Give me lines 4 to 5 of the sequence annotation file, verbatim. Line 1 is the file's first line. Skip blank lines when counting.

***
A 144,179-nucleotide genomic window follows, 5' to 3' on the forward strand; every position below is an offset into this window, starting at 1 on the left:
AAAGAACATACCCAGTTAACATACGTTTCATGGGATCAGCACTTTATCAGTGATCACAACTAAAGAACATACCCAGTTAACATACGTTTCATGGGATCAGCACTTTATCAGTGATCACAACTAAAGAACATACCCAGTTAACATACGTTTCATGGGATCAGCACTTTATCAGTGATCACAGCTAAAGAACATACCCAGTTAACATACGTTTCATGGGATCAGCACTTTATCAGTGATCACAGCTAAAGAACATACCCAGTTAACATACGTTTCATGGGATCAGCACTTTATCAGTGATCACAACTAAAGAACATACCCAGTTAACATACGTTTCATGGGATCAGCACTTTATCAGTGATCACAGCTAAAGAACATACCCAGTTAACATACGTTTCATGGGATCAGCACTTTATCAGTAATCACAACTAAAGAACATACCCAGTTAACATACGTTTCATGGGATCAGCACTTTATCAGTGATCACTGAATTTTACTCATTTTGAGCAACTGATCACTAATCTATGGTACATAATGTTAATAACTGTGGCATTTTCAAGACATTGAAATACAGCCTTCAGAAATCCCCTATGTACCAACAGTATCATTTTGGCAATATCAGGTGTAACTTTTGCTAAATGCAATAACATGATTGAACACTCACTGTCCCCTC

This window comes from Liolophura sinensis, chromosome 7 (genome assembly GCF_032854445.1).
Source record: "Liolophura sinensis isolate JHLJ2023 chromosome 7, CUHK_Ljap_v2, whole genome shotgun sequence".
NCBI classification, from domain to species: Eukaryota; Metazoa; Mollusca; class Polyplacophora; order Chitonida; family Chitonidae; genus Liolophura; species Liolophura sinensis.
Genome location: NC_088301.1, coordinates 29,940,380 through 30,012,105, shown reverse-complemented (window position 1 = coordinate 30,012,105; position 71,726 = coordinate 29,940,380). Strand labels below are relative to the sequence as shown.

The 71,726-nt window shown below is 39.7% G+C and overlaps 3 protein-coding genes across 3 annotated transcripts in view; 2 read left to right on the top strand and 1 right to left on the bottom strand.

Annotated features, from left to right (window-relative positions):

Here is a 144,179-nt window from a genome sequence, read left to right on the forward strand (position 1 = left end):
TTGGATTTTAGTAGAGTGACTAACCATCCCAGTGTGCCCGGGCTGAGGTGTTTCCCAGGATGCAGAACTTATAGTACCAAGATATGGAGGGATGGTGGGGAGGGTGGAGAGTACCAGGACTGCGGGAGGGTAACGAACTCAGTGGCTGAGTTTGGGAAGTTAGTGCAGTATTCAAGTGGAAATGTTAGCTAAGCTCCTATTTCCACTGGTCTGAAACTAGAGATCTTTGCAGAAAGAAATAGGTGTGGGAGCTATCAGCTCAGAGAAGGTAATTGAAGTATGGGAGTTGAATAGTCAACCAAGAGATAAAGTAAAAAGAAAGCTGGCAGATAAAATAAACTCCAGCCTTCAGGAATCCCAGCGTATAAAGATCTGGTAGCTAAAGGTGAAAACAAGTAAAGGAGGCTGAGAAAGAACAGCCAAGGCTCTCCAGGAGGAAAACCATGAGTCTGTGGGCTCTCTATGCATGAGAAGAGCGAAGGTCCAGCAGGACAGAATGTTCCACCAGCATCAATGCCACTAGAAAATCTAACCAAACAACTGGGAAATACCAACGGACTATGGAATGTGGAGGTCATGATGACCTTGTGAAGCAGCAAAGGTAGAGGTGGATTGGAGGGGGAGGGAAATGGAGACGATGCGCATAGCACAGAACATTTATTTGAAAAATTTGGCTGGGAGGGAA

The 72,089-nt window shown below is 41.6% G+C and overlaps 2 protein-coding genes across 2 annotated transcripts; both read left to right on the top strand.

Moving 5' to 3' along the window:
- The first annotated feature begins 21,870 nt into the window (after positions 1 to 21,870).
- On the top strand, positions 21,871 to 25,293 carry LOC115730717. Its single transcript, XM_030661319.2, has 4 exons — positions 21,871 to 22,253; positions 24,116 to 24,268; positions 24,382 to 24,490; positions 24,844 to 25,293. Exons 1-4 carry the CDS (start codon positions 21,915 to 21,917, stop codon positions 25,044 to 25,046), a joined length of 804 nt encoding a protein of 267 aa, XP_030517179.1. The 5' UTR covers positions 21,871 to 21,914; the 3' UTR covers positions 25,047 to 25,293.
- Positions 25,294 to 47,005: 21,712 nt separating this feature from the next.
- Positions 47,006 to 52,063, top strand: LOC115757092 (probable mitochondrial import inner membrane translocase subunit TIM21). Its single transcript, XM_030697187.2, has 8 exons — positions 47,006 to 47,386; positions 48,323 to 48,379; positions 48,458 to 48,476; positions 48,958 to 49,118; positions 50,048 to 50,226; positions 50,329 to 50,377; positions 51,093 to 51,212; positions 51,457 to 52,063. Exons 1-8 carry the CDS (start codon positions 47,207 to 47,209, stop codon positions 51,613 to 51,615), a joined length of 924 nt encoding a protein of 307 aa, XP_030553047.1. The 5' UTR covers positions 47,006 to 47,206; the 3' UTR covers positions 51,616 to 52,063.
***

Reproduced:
Source record: "Liolophura sinensis isolate JHLJ2023 chromosome 7, CUHK_Ljap_v2, whole genome shotgun sequence".
NCBI classification, from domain to species: Eukaryota; Metazoa; Mollusca; class Polyplacophora; order Chitonida; family Chitonidae; genus Liolophura; species Liolophura sinensis.